Prof Hoo: Freedom can be bad for economy

Hoo-ke-ping

PETALING JAYA: For Malaysia to prosper economically, Malaysian society may need to sacrifice democracy for now and focus on the economy, says political economist Professor Hoo Kee Ping.

The former USM professor said history had shown that Malaysia would experience racial disturbances whenever the laws were relaxed.

He spoke of what he called the “divide and liberalisation concept”, which he said was introduced by the nation’s first prime minister, Tunku Abdul Rahman Putra. According to him, this covers a wide array of ideas, such as freedom of speech, freedom of religion, free markets, civil rights, democratic society and secular government.

“The Tunku’s liberal ideas were based on British values,” he said. “But these might not have suited Malaysian society. It was this liberalisation that led to the May 1969 incident, which saw trouble between the Malays and Chinese.”

Hoo said it was apparent that the Tunku neglected the role of the Malays in the economy and this saw the prospering of the colonial elite and the Chinese.

He said the Tunku’s successor, Abdul Razak Hussein, had to rectify the matter. He helped the Malays gain a bigger slice of the economic pie.

“After that, Barisan Nasional received a big mandate again. The Malays, Chinese and Indians started to support BN.”

However, Hoo who has done 10 research papers on race relations in Malaysia added, Malaysia practised liberalisation again during the time of third PM Hussein Onn and the initial years of Mahathir Mohamad’s administration. And again, he claimed, this liberalisation did not work. In 1988, Mahathir ordered the Ops Lalang crackdown, ostensibly to prevent the occurrence of race riots.

The crackdown saw the arrest of 106 people – NGO activists, opposition politicians, intellectuals, students, artists, scientists and others – who were detained without trial under the Internal Security Act (ISA). It was the second largest ISA swoop in Malaysian history, after the May 1969 troubles.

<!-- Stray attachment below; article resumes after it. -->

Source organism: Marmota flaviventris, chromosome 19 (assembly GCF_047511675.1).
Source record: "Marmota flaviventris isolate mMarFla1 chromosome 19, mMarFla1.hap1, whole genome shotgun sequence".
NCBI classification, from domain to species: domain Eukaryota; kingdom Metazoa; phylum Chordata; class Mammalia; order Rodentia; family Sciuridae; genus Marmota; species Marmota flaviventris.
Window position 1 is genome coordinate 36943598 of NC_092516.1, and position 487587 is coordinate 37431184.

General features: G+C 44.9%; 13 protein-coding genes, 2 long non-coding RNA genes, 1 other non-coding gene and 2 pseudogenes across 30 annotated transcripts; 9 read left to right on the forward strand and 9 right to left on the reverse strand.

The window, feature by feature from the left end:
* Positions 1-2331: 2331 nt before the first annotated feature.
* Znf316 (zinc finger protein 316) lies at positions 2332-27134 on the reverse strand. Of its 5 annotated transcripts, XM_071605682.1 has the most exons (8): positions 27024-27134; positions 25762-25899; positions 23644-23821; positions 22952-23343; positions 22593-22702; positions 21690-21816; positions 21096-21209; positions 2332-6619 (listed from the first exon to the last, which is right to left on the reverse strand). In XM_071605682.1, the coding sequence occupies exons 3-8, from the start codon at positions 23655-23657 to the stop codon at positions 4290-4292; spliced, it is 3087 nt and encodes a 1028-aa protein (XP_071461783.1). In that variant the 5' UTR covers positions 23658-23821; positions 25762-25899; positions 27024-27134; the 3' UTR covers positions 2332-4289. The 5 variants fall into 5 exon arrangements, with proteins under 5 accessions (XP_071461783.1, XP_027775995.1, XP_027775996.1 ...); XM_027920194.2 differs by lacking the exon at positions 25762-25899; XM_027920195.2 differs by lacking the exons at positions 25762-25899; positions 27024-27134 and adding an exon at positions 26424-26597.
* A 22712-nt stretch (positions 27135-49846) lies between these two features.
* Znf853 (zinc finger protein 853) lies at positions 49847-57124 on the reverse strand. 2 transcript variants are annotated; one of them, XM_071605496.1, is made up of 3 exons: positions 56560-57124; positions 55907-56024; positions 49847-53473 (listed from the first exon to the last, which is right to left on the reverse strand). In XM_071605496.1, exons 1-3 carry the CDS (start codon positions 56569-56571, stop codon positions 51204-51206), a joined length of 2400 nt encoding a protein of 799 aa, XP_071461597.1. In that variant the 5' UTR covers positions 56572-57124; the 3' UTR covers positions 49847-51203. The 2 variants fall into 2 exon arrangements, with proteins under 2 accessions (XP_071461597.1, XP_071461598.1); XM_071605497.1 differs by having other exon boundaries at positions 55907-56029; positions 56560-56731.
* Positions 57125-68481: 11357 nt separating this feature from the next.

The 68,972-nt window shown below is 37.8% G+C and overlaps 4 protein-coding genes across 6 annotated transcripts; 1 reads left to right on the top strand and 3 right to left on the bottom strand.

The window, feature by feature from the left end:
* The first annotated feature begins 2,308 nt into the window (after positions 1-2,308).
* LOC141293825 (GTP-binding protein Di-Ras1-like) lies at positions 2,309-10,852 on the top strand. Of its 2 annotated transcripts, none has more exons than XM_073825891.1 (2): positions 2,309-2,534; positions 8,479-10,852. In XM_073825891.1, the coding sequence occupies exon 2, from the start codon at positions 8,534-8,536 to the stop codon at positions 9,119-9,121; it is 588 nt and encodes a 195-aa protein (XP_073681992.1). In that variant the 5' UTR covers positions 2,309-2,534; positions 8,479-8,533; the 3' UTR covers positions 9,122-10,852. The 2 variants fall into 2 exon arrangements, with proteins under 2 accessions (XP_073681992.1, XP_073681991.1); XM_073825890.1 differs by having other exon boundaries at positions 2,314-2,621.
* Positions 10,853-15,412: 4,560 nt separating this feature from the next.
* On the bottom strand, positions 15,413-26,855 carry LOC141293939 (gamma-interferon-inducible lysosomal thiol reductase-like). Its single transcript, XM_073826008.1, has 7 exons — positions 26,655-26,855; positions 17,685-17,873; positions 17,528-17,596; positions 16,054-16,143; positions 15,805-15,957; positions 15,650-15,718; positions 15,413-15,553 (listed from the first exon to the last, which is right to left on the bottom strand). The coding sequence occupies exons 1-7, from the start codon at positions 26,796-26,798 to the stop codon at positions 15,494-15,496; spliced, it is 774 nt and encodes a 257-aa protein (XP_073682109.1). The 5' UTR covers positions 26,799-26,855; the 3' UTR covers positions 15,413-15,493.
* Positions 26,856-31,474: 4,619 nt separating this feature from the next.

Hoo said the crackdown led to a “golden age” for the Malaysian economy. People were focused on building their lives and the economy as they could not raise racial issues.

He noted that when Abdullah Ahmad Badawi was Prime Minister from 2003 to 2009, he tried to liberalise the system again. People started voicing their opinions freely and the economy was again seen going downward.

He also noted that when Prime Minister Najib Razak took over in 2009, he tried to continue the liberalisation programme, but the move almost brought the country to “several May 13-like incidents”, including the Low Yat incident which started from a simple handphone theft.

This was because Najib had abolished the ISA and amended a number of laws which had long been criticised as overt attempts to stifle democracy, Hoo said.

He said Najib made his liberalisation moves because he felt the people had become mature enough to be spared from draconian laws.

“However, this move brought several racial incidents. It was not a good move to abolish ISA. Najib realised this and reintroduced several laws to keep society back in check.”

Among the new laws are the Prevention of Crime Act and the Prevention of Terrorism Act.